2012 in articles and blog entries

Apologies if you’ve only joined me under this canopy to shelter from the deluge of year/end of year rundowns, reviews, and lists, but I have something of a tradition to maintain. For the fourth year running I’ve chosen a selection of articles and blog entries penned over the last twelve months which have had the most impact on me personally and professionally.

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Content lessons from our distant past

The same way you cannot just overthrow an old system of government and traditions without first looking at how many of those traditions defined their people and kept them in check, you shouldn’t be in such a huge rush to disregard and haul out that rotten, slow, and one-dimensional CMS without finding out the reasons why, from the people that use it day in day out, how it came to be so.

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Web content in perpetual motion

How, in this modern world of furious digital content production and management, can we encourage and harness this inherent drive to create and analyse? You can’t go far wrong by bringing a sense of order and perpetual motion to proceedings. Following a continuous process of analysis, preparation, creation, and governance offers us an ideal way of producing consistently lean, user-focused, and bottom-line-affecting content for the web.

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In retrospect

I believe a retrospective approach should be taken with your archived web content. Someone, somewhere (you perhaps?) took the ultimate decision to remove that flash element or replace that call to action. Why? Maybe you saw it as no longer relevant or useful for your audience, maybe its timely nature meant it always had a limited exposure time, or perhaps it just was your PHP developer’s ugly die() function error message that was removed with little mercy?

Whatever the reason(s) behind its removal, start to ask yourself, and others who were involved in its creation and upkeep, some questions. What impact (if any) did it make? What did it contribute to the overall business goals? What did it help you achieve? How was it used by your audience? Was it the catalyst for more of this type of content? Was it ultimately a success or a failure?

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Decommissioning a doomed website

At the end of its own operational life, usually spanning several decades, a nuclear power plant will begin an equally lengthy process of decontamination, dismantling, and waste management.

Such are the dangers of handling and removing radioactive waste this procedure, called decommissioning, aims to minimise the risks by following a set of strict regulations that ensures public health and safety as well as the protection of the environment. Only when all traces of radioactive material have been removed will the public restrictions placed upon the facility and its surrounding area be lifted.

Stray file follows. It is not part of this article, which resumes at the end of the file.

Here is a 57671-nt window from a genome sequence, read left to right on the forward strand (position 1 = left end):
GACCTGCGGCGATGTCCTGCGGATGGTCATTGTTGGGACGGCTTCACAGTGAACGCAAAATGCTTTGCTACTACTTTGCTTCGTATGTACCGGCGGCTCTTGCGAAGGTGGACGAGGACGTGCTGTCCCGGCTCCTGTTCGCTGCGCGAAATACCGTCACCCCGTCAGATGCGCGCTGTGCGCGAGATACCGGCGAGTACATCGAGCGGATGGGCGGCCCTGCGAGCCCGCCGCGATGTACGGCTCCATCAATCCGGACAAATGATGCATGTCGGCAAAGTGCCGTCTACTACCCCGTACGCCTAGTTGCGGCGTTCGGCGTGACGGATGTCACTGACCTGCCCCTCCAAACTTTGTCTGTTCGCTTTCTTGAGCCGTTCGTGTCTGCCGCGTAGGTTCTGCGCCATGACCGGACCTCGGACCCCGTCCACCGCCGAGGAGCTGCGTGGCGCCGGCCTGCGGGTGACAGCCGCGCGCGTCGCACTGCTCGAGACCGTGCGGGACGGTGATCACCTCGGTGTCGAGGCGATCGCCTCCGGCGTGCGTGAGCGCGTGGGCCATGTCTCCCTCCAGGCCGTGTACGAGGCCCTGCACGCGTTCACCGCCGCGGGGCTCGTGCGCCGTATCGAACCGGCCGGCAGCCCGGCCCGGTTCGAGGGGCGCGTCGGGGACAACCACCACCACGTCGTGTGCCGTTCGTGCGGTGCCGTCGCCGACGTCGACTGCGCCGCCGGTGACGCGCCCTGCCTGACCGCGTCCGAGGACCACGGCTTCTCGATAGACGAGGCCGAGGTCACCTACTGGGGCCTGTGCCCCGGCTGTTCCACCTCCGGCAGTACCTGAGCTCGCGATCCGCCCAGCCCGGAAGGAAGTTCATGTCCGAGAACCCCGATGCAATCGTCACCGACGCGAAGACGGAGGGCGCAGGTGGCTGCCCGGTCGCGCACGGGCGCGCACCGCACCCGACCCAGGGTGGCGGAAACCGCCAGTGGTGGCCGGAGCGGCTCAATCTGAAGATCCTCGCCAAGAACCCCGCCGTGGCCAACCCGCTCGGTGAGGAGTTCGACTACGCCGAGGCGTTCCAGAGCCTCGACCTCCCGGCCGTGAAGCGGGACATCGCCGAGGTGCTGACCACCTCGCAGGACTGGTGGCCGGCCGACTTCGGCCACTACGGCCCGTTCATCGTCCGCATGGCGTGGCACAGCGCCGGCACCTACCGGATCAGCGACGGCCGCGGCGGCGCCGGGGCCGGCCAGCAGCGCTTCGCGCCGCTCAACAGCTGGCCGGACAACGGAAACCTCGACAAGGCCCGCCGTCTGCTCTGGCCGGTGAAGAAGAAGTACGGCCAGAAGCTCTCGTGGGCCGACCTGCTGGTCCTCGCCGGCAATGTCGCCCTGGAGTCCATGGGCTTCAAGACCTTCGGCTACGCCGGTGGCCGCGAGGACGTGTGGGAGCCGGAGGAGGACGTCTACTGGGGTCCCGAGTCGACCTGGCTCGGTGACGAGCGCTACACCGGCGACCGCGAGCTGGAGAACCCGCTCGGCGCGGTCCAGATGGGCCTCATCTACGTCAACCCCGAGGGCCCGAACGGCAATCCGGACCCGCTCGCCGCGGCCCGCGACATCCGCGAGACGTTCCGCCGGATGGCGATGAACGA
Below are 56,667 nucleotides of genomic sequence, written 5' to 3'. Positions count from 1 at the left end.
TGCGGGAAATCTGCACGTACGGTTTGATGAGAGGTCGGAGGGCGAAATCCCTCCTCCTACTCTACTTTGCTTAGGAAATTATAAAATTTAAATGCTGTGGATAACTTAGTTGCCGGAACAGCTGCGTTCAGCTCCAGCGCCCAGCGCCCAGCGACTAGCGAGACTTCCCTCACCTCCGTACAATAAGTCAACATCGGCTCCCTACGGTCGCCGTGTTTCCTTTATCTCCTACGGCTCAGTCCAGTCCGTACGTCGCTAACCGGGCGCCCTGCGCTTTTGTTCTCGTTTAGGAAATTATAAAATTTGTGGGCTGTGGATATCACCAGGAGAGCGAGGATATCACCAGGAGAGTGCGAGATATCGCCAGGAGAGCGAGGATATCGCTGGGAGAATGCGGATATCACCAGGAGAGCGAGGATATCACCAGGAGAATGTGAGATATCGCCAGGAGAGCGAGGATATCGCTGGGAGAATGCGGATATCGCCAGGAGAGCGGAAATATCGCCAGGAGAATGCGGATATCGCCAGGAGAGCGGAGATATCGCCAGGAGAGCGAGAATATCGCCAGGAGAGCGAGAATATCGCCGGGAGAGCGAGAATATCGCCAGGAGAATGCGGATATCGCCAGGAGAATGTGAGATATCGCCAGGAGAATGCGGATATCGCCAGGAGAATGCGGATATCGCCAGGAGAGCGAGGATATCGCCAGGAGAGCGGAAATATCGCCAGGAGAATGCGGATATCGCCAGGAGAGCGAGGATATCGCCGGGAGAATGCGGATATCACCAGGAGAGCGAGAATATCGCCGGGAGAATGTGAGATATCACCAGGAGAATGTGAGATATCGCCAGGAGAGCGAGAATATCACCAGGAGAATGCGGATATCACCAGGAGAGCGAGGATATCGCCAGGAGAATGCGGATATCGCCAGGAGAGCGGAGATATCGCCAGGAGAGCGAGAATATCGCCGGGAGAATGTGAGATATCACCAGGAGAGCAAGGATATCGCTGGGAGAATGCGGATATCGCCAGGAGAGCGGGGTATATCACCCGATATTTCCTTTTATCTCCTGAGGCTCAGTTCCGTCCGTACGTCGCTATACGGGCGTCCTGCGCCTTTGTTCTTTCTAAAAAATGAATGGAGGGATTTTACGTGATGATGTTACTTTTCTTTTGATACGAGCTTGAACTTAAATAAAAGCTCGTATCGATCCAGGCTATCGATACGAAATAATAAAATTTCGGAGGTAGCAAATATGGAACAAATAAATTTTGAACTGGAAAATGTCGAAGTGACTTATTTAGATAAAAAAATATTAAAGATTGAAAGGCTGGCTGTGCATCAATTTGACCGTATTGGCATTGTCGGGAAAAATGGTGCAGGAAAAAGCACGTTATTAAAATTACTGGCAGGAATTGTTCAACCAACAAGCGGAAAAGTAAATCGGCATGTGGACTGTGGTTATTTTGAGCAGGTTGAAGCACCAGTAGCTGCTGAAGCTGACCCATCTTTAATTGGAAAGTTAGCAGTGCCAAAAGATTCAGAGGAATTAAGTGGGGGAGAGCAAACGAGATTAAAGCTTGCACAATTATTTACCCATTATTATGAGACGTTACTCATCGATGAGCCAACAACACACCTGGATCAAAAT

Though not a physical structure – and with a slightly less chance of damaging your long-term health – I believe that by following a rough set of stages a website can also be shut down effectively and with the user in mind throughout.

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The conveyor belt

Delivering content straight to the inboxes of customers who, at some stage, have shown an interest in our services is a prospect that can so often prove too tempting to pass up. But like the musician who releases a fantastic first album when most of their tracks were penned years ago – back when they were a lovesick teenager at college – we may have enough great content in the well to fill up three months worth of newsletters, but what about the next quarter?

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The content strategy advocate

Trying to bang the web content strategy drum from within an organisation is not without its ups and downs – rather like a game of snakes and ladders. There will be occasions when you believe the message has sunk in. But all it can take is a loss of key personnel, momentum, or courage to send you tumbling back down again.

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Breaking more than just news

When it’s your own website, blog or social media profile you can usually take as long as you need to publish something. Not always healthy but by and large the pressure (externally anyway) is off. It’s when you’re tasked with publishing content for an organisation with a far larger online reach and responsibility that the pressure is cranked up a notch or twelve and those self-doubting questions receive more airtime within the confines of your brain.

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